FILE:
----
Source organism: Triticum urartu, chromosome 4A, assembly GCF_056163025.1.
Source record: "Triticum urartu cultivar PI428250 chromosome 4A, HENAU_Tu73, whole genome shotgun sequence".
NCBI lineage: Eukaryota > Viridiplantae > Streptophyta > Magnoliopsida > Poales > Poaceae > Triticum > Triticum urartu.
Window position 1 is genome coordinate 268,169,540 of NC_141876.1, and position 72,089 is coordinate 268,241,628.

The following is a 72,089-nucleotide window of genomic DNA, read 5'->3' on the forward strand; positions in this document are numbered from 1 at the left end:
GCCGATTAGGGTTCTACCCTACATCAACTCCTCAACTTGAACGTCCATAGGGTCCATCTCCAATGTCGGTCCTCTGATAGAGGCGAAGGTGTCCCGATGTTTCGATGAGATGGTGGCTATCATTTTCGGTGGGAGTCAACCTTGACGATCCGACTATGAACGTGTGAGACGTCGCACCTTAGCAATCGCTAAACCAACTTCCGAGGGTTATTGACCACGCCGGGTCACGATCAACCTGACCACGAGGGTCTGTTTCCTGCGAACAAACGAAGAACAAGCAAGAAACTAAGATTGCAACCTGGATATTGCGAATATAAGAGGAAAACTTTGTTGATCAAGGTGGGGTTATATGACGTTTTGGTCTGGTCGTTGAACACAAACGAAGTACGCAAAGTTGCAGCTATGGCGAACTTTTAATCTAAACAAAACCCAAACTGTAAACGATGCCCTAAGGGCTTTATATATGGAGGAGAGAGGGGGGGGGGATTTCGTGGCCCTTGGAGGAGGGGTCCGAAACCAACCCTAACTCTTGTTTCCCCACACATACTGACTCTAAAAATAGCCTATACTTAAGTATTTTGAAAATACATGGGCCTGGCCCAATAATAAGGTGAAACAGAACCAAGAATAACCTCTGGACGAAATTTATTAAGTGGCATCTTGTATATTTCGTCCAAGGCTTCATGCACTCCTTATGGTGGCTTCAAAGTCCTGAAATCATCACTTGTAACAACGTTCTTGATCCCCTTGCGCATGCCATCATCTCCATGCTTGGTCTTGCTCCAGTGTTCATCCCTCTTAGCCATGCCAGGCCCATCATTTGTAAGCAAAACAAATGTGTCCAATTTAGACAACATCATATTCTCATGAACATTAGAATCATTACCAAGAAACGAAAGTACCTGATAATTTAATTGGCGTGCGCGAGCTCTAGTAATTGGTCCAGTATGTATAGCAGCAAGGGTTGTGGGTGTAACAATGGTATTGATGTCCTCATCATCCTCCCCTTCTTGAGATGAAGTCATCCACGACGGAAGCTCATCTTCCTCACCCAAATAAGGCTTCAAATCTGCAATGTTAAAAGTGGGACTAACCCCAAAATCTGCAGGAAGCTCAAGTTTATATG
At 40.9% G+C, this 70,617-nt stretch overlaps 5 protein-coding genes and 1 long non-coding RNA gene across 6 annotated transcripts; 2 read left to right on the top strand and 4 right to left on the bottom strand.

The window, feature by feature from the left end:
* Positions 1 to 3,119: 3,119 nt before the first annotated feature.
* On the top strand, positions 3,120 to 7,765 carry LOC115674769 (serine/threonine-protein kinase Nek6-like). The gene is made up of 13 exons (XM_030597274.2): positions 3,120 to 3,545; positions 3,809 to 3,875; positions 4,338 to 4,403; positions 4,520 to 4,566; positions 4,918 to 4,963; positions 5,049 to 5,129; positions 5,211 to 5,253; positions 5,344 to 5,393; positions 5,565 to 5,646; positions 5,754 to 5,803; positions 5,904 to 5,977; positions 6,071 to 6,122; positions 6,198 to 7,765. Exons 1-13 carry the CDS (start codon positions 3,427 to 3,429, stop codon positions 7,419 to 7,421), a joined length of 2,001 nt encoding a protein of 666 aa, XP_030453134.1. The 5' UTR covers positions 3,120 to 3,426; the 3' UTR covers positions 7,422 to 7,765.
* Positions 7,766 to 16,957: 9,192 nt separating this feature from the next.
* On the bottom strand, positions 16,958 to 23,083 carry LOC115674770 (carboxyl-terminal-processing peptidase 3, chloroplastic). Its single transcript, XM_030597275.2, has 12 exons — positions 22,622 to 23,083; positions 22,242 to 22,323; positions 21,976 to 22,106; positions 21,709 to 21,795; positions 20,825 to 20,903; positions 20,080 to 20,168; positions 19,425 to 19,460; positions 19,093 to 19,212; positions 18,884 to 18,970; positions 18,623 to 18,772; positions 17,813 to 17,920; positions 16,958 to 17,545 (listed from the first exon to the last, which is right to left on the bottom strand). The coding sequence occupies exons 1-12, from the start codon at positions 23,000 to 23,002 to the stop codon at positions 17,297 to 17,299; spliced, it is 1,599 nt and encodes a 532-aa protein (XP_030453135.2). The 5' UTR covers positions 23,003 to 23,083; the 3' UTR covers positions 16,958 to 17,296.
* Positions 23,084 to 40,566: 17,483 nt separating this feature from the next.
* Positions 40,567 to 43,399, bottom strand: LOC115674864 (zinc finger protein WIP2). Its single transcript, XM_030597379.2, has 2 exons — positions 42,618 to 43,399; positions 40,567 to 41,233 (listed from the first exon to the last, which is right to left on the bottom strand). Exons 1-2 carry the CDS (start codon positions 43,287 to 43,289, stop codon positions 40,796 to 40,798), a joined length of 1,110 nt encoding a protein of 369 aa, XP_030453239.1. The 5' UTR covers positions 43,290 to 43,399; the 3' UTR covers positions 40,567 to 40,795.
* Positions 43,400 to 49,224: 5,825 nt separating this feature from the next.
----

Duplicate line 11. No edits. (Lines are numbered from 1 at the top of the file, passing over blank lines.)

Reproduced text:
* Positions 7,766 to 16,957: 9,192 nt separating this feature from the next.